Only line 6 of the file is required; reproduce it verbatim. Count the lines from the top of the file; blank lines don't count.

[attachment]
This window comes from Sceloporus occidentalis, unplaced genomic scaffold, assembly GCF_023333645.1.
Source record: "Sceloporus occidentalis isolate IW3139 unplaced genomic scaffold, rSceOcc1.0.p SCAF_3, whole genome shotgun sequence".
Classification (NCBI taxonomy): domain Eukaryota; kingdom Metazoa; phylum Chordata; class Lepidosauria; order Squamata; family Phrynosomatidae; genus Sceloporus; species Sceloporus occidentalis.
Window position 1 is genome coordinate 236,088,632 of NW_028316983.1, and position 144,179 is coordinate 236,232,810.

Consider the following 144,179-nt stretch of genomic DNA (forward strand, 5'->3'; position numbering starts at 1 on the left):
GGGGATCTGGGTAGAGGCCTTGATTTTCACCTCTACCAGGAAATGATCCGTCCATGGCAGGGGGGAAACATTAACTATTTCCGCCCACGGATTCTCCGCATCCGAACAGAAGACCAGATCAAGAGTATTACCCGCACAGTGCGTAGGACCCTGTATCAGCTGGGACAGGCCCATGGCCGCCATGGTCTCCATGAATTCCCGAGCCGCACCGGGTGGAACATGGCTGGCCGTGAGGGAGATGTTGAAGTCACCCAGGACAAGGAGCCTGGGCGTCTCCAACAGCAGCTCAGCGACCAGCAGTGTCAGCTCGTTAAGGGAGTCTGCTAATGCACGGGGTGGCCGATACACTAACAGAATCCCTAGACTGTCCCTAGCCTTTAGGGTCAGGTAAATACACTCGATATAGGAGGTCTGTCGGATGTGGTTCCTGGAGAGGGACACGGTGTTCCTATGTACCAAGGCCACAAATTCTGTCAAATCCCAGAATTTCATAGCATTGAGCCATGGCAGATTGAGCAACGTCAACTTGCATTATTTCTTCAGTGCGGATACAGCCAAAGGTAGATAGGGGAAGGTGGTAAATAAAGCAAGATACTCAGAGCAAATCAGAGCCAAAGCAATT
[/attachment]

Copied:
GGGGATCTGGGTAGAGGCCTTGATTTTCACCTCTACCAGGAAATGATCCGTCCATGGCAGGGGGGAAACATTAACTATTTCCGCCCACGGATTCTCCGCATCCGAACAGAAGACCAGATCAAGAGTATTACCCGCACAGTGCGTAGGACCCTGTATCAGCTGGGACAGGCCCATGGCCGCCATGGTCTCCATGAATTCCCGAGCCGCACCGGGTGGAACATGGCTGGCCGTGAGGGAGATGTTGAAGTCACCCAGGACAAGGAGCCTGGGCGTCTCCAACAGCAGCTCAGCGACCAGCAGTGTCAGCTCGTTAAGGGAGTCTGCTAATGCACGGGGTGGCCGATACACTAACAGAATCCCTAGACTGTCCCTAGCCTTTAGGGTCAGGTAAATACACTCGATATAGGAGGTCTGTCGGATGTGGTTCCTGGAGAGGGACACGGTGTTCCTATGTACCAAGGCCACAAATTCTGTCAAATCCCAGAATTTCATAGCATTGAGCCATGGCAGATTGAGCAACGTCAACTTGCATTATTTCTTCAGTGCGGATACAGCCAAAGGTAGATAGGGGAAGGTGGTAAATAAAGCAAGATACTCAGAGCAAATCAGAGCCAAAGCAATT